Peggy didn't want some dead flowers in the middle of winter, she wanted something entirely different. "Daniel will be home tomorrow morning. We were planning to stay in and have a nice dinner." She turned to face him. "You're welcome to stay and join us." A full table, with friends and family eating and laughing ― would she ever have that again? Peggy supposed starting with three wasn't bad. For too long it had been just her and Daniel, and very occasionally the Jarvises.
"Lovely," Jack said noncommittally, and picked up the tree ornament Peggy hadn't got around to hanging off the table. It was one of those traditional solid red glass ball ornaments with a glittering snowflake on the side. It had been Peggy's mother's favourite. Peggy had brought it over from London after the funeral. She fought herself not to yank it out of Jack's hands to keep him from accidentally crushing the delicate piece.
"Where does this go?" he said, looking up at her with the earnest question on his face, and something in Peggy's heart clenched. Outside, the snowfall was powdering the street and trees white, but inside her apartment everything was warm and soft. It softened Jack, too.
"That left branch that's sticking out. Near the blue..." she was about to walk over, just as he found it, "Yes, that's the one."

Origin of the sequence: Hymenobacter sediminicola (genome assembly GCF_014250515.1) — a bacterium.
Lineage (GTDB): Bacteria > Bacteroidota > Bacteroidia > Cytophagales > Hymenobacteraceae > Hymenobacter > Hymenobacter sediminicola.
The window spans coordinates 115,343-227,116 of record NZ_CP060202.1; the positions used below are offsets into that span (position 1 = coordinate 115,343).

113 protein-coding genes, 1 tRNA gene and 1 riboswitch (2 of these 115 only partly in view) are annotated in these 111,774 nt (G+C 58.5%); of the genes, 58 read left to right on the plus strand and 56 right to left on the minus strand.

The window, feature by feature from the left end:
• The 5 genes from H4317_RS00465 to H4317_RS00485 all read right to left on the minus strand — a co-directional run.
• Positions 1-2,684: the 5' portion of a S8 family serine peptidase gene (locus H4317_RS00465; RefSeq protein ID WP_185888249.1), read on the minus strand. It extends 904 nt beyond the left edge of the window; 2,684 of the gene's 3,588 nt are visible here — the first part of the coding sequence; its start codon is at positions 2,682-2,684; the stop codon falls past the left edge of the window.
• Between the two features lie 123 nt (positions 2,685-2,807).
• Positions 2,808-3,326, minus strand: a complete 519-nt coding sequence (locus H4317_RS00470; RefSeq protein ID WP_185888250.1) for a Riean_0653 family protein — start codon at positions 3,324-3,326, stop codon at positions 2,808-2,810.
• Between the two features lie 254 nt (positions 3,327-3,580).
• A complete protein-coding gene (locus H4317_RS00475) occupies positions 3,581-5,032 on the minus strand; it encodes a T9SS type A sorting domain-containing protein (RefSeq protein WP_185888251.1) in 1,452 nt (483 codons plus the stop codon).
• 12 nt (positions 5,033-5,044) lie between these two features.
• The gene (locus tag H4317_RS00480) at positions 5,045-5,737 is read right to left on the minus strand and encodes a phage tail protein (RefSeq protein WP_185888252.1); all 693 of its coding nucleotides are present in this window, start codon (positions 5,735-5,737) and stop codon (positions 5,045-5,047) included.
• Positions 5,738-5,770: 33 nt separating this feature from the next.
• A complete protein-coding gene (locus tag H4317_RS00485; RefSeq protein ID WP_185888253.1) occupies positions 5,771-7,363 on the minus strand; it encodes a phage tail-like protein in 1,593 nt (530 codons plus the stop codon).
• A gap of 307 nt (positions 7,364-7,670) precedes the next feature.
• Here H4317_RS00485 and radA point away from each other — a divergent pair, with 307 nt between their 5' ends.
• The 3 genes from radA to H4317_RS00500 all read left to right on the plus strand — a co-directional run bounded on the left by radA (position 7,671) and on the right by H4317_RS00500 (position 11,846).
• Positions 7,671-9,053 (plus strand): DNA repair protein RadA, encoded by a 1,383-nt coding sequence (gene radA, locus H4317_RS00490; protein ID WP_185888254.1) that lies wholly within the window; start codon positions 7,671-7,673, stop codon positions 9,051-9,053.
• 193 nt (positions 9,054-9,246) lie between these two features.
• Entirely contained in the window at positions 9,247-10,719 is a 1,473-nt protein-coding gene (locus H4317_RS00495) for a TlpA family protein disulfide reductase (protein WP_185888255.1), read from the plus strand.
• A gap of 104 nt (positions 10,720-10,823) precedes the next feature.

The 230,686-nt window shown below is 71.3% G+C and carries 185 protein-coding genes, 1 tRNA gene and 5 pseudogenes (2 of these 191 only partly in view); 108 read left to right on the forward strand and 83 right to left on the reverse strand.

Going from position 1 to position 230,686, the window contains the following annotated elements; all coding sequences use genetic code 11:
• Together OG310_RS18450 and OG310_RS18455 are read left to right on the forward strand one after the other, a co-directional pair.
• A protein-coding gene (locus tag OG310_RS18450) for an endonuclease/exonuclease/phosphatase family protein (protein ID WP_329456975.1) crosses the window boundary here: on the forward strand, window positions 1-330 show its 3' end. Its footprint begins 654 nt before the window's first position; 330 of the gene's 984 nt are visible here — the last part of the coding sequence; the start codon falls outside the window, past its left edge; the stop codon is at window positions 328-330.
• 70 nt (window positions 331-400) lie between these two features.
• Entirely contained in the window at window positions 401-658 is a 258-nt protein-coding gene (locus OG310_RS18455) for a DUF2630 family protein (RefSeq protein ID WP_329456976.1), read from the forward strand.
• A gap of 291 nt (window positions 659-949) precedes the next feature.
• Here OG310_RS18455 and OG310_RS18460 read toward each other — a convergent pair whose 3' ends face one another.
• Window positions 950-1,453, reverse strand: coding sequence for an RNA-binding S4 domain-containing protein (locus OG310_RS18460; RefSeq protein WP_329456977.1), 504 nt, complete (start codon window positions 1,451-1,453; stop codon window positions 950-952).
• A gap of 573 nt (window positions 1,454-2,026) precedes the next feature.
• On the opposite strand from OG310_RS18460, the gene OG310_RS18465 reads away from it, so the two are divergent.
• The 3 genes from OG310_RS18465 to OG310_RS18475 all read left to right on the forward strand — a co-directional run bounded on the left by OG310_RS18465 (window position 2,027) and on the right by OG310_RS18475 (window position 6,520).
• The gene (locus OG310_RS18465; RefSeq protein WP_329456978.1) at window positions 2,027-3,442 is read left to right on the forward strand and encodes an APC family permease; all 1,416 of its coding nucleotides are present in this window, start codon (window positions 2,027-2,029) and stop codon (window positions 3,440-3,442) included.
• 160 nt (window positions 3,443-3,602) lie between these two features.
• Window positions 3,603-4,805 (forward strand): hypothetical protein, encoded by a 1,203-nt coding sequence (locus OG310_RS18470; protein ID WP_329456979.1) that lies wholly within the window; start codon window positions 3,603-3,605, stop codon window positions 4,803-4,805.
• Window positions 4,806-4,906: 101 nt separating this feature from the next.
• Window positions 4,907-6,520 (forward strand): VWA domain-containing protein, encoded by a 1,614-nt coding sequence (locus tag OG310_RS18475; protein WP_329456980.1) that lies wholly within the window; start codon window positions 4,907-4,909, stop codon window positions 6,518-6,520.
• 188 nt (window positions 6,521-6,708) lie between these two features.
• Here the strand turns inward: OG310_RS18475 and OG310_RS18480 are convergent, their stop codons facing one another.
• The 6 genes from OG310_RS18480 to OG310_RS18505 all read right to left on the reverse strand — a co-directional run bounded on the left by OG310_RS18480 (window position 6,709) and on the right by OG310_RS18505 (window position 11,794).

Jack tied the golden thread around the tree-branch, and glanced her way again, like a kid looking for approval. The tenderness she felt while watching him fix the ornament reminded her how mad she was with him.
"You don't need to get into fights in bars, Jack." He stilled, some of the brief cheer fading from his eyes, but she went on, trying to be ruthless while being kind, "If you want to talk and Daniel's not available, you know I'm right here, don't you?"
Jack said nothing.
He had an incredibly annoying habit of clamping down on what he was feeling until it festered and boiled over into anger that simply punched out of him. If someone had told Peggy years back that she'd want to be friends with such an ill-tempered man, she might have laughed in their face. Now though, she was too tangled up to extract herself easily, and moreover she hadn't wanted to for a long time.